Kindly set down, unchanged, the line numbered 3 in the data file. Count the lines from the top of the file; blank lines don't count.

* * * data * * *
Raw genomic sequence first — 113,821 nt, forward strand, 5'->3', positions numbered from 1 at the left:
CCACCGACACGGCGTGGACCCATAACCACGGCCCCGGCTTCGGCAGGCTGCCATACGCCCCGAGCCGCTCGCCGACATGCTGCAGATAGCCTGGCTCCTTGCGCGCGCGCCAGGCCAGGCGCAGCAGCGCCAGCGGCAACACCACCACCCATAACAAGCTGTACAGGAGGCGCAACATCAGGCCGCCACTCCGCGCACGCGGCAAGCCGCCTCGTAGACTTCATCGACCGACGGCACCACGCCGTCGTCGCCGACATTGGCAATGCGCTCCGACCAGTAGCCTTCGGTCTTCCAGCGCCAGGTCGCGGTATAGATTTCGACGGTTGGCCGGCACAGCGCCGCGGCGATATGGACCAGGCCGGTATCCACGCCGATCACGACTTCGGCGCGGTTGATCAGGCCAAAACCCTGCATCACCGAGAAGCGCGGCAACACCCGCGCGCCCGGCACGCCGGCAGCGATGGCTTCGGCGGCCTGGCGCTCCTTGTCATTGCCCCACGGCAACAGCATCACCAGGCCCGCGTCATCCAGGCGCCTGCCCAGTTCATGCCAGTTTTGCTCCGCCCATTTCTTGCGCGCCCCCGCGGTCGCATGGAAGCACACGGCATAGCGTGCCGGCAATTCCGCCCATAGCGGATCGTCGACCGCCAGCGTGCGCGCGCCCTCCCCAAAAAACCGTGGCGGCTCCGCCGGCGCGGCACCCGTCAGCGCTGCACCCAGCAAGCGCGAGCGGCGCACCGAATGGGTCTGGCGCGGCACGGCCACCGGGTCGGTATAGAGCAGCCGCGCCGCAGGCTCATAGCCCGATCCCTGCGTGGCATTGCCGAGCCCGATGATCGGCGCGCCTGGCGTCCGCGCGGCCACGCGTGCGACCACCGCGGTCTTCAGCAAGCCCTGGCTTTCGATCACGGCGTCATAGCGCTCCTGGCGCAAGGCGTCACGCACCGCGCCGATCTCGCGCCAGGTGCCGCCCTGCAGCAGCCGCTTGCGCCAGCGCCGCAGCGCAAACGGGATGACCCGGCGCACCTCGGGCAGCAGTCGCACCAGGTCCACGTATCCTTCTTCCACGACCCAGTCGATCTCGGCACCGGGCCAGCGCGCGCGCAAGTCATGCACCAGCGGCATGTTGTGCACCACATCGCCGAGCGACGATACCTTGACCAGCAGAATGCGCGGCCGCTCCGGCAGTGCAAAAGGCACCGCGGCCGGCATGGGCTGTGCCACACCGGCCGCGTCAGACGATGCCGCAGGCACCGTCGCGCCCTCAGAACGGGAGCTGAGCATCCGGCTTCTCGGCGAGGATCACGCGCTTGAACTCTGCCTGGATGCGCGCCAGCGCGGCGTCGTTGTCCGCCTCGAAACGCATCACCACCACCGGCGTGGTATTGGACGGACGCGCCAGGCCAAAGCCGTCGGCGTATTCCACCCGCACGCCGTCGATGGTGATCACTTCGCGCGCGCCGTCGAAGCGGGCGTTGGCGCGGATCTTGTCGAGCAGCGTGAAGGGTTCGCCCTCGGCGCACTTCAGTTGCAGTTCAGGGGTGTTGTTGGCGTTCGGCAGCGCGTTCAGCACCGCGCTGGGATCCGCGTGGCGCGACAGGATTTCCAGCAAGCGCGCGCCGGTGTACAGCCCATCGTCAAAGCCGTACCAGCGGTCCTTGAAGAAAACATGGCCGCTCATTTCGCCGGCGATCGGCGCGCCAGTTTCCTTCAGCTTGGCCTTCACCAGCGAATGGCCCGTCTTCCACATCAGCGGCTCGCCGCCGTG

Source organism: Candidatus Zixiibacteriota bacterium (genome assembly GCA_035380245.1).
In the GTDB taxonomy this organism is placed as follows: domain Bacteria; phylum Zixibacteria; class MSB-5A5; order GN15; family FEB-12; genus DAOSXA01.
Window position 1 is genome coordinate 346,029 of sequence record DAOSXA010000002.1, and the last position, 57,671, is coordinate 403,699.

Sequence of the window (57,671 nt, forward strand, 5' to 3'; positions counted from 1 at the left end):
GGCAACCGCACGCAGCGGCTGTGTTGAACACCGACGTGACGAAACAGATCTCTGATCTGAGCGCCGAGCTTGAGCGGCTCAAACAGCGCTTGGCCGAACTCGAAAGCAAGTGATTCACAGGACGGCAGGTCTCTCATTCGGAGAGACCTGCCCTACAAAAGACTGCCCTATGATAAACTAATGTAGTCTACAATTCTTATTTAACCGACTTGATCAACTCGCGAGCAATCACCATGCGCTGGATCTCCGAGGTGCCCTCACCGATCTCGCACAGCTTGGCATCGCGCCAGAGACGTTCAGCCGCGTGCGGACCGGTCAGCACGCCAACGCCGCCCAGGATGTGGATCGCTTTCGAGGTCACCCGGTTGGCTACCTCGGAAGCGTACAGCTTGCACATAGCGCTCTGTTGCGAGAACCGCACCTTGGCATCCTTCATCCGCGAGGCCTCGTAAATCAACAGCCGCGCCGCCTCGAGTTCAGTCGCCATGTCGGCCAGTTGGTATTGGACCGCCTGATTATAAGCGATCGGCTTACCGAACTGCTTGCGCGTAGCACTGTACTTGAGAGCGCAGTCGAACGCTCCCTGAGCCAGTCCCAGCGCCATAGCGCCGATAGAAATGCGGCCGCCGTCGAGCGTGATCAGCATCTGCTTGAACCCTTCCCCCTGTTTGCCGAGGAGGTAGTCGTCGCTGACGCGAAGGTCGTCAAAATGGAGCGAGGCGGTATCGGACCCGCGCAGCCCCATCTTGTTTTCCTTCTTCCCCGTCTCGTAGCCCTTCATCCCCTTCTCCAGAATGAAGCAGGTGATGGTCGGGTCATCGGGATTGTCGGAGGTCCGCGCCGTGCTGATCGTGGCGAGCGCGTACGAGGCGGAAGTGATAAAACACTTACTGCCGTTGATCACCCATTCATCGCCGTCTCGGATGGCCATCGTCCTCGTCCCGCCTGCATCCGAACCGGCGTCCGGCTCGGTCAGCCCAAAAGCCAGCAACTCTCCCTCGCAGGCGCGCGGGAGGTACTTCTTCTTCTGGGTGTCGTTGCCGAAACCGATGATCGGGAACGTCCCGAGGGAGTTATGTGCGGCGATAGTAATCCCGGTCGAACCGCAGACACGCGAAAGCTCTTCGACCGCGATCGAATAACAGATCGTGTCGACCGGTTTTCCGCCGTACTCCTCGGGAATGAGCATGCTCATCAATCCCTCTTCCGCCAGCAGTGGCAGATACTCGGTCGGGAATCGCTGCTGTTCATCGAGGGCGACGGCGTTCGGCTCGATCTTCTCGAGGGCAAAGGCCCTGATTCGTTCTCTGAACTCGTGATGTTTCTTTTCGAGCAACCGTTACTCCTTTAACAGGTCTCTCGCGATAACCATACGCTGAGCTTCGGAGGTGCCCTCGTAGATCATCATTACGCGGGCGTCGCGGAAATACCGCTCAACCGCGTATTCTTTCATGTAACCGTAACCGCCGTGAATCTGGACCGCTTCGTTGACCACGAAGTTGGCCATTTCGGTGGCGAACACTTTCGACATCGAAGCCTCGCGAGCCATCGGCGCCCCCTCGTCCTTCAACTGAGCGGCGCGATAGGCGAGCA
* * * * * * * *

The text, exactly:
Source organism: Candidatus Zixiibacteriota bacterium (genome assembly GCA_035380245.1).